Case 2: N ≥ T ≥ M, as shown in Fig. 2.
Case 3: T ≥ N, as shown in Fig. 3.
From the above arguments, the annual total relevant cost for the retailer can
be expressed as:
TRC(T) = ordering cost + stockholding cost + interest payableinterest earned.
Where:
and
Since TRC_{1}(M) = TRC_{2}(M) and TRC_{2}(N) = TRC_{3}(N),
TRC(T) is continuous and welldefined. All TRC_{1}(T), TRC_{2}(T),
TRC_{3}(T) and TRC(T) are defined on T > 0.
Then, we can rewrite

Fig. 1: 
The total amount of interest earned when M ≥ T 

Fig. 2: 
The total amount of interest earned when N ≥ T ≥ M 

Fig. 3: 
The total amount of interest earned when T ≥ N 
From Eq. 5 the minimum of TRC_{1}(T) is obtained
when the quadratic nonnegative term, depending on T, is equal to zero. The
optimum value T_{1}* is
Therefore,
Similarly, we can derive TRC_{2}(T) without derivatives as follows.
From Eq. 8 the minimum of TRC_{2}(T) is obtained
when the quadratic nonnegative term, depending on T, is equal to zero. The
optimum value T_{2}* is
Therefore,
Likewise, we can derive TRC_{3}(T) algebraically as follows.
From Eq. 11 the minimum of TRC_{3}(T) is obtained
when the quadratic nonnegative term, depending on T, is equal to zero. The
optimum value T_{3}* is
Therefore,
DECISION RULE OF THE OPTIMAL CYCLE TIME T*
From Eq. 6 the optimal value of T for the case of T ≤
M is T_{1}* ≤ M. We can substitute Eq. 6 into T_{1}*
≤ M to obtain the optimal value of T
Similarly, from Eq. 9 the optimal value of T for the case
of N ≥ T ≥ M is N ≥ T_{2}* ≥ M. We can substitute Eq.
9 into N ≥ T_{2}* ≥ M to obtain the optimal value of T:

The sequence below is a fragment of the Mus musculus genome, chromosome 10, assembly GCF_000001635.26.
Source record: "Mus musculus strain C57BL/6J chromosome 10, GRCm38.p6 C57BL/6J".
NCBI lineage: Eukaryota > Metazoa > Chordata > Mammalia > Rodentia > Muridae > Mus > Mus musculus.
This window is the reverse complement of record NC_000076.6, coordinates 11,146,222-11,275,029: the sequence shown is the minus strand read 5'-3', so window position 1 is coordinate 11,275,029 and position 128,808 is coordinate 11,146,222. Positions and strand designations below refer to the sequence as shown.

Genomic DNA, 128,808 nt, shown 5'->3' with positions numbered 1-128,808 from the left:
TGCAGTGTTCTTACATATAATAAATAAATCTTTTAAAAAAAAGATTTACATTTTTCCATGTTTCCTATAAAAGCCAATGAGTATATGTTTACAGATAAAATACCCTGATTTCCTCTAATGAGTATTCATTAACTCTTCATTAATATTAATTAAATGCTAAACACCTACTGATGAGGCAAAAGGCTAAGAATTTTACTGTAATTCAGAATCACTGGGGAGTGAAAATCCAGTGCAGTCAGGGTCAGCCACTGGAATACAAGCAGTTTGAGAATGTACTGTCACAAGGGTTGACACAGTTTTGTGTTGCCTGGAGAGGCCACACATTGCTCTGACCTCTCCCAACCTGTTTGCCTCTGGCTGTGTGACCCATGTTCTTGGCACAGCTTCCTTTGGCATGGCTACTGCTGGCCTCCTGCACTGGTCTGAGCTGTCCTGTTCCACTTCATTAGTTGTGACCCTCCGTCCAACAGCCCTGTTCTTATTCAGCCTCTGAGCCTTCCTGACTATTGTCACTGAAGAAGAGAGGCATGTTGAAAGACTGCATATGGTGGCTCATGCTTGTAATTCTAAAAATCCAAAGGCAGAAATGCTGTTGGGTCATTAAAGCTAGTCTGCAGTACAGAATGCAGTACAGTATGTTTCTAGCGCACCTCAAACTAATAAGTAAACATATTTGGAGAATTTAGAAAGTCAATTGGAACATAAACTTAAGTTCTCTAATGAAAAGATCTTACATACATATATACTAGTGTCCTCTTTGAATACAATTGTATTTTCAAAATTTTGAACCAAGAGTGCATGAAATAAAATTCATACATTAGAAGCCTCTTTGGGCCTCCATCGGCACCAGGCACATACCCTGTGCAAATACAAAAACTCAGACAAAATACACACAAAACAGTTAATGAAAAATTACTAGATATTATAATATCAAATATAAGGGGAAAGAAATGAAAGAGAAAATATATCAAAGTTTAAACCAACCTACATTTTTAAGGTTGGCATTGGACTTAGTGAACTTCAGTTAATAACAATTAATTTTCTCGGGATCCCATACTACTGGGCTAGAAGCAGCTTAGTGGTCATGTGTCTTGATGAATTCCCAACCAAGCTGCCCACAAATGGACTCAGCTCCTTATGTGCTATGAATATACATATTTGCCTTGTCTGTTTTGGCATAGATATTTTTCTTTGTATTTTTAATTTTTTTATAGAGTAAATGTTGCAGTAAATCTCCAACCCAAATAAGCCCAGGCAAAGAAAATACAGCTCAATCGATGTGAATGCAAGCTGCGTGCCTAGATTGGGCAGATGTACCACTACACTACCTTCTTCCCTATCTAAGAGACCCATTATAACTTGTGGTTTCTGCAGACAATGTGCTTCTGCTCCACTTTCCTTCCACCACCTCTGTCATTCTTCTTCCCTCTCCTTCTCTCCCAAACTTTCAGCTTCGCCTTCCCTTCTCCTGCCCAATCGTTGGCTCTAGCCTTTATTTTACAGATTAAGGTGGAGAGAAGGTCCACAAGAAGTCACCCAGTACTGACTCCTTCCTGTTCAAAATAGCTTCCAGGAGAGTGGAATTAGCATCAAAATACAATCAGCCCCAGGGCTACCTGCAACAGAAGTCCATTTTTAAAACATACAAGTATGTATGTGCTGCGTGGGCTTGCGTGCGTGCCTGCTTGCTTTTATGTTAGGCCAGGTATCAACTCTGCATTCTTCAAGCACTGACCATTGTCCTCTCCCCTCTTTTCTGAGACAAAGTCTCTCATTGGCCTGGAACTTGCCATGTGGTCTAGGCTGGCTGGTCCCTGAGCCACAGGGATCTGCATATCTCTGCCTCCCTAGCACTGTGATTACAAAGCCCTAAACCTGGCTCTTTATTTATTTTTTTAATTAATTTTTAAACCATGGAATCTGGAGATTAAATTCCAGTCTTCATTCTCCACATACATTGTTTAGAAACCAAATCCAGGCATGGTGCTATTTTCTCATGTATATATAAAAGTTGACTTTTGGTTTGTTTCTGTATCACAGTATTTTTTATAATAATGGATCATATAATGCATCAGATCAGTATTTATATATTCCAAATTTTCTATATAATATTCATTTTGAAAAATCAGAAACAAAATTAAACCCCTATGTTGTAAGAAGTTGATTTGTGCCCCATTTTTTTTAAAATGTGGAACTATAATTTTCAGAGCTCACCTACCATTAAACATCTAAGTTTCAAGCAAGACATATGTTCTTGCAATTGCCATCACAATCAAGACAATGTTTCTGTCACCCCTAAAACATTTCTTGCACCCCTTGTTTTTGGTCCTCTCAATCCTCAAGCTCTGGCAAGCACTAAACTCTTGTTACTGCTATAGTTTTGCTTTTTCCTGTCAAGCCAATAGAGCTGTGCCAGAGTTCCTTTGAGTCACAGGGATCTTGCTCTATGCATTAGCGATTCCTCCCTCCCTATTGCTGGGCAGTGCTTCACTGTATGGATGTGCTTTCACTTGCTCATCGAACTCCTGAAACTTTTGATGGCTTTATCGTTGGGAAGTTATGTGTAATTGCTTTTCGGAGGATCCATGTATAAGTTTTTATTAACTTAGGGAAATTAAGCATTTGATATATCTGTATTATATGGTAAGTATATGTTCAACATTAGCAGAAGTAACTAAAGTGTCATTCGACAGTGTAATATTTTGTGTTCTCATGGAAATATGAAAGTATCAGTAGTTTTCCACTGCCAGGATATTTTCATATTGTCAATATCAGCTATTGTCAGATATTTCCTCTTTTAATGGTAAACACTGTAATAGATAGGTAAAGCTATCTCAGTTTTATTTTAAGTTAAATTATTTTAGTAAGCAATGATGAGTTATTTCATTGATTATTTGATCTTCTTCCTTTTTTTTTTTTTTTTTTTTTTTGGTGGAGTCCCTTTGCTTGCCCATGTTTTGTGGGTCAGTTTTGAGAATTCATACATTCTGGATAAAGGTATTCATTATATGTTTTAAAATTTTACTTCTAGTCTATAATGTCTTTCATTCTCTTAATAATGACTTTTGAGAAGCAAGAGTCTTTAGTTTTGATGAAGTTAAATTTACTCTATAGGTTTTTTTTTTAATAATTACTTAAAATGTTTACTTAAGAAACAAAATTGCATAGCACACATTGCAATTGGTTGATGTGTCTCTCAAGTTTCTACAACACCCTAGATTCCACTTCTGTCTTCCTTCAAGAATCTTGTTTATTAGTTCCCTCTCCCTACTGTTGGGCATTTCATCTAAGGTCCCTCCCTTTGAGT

if and only if Δ_{1}= 2A+DM^{2}(h+cI_{e})cD(1α)N^{2}I_{e}
≤ 0 and
Finally, from Eq. 12 the optimal value of T for the case
of T ≥ N is T_{3}* ≥ N. We can substitute Eq. 12
into T_{3}* ≥ N to obtain the optimal value of T:
From above arguments, we see Δ_{1} ≤ Δ_{2} and
summarize following results.
Theorem 1:
(A) 
If Δ_{2} ≤ 0, then TRC(T*) = TRC(T_{3}*)
and T* = T_{3}*. 
(B) 
If Δ_{1} > 0 and Δ_{2} < 0, then TRC(T*)
= TRC(T_{2}*) and T* = T_{2}*. 
(C) 
If Δ_{1} ≥ 0, then TRC(T*) = TRC(T_{1}*) and T*
= T_{1}*. 
Theorem 1 immediately determines the optimal cycle time T* after computing
for the numbers Δ_{1} and Δ_{2}. Theorem 1 is an efficient
solution procedure.
NUMERICAL EXAMPLES
To illustrate the result developed in this study, let us apply the proposed
method to solve the following numerical examples. For convenience, the numerical
values of the parameters are selected randomly. The optimal solutions for different
parameters of α, N and c are shown in Table 1.
Table 1: 
Optimal solutions under various parametric values 

LetA = $80/order,D = 2000 units/year,h = $7/unit/year, I_{k}
= $0.15/$/year,I_{e} = $0.13/$/year,M = 0.1 year 
CONCLUSIONS
This study further relaxes the assumption of the twolevel trade credit policy in the previously published works to investigate the inventory problem in which the retailer maintains a powerful position derived without derivatives. Theorem 1 helps the retailer accurately and speedily determining the optimal ordering policy after computing for the numbers Δ_{1} and Δ_{2}. Finally, numerical examples are given to illustrate the result developed in this study.
ACKNOWLEDGMENTS
This study is supported by NSC Taiwan, No. NSC 962221E324007MY3 and CYUT.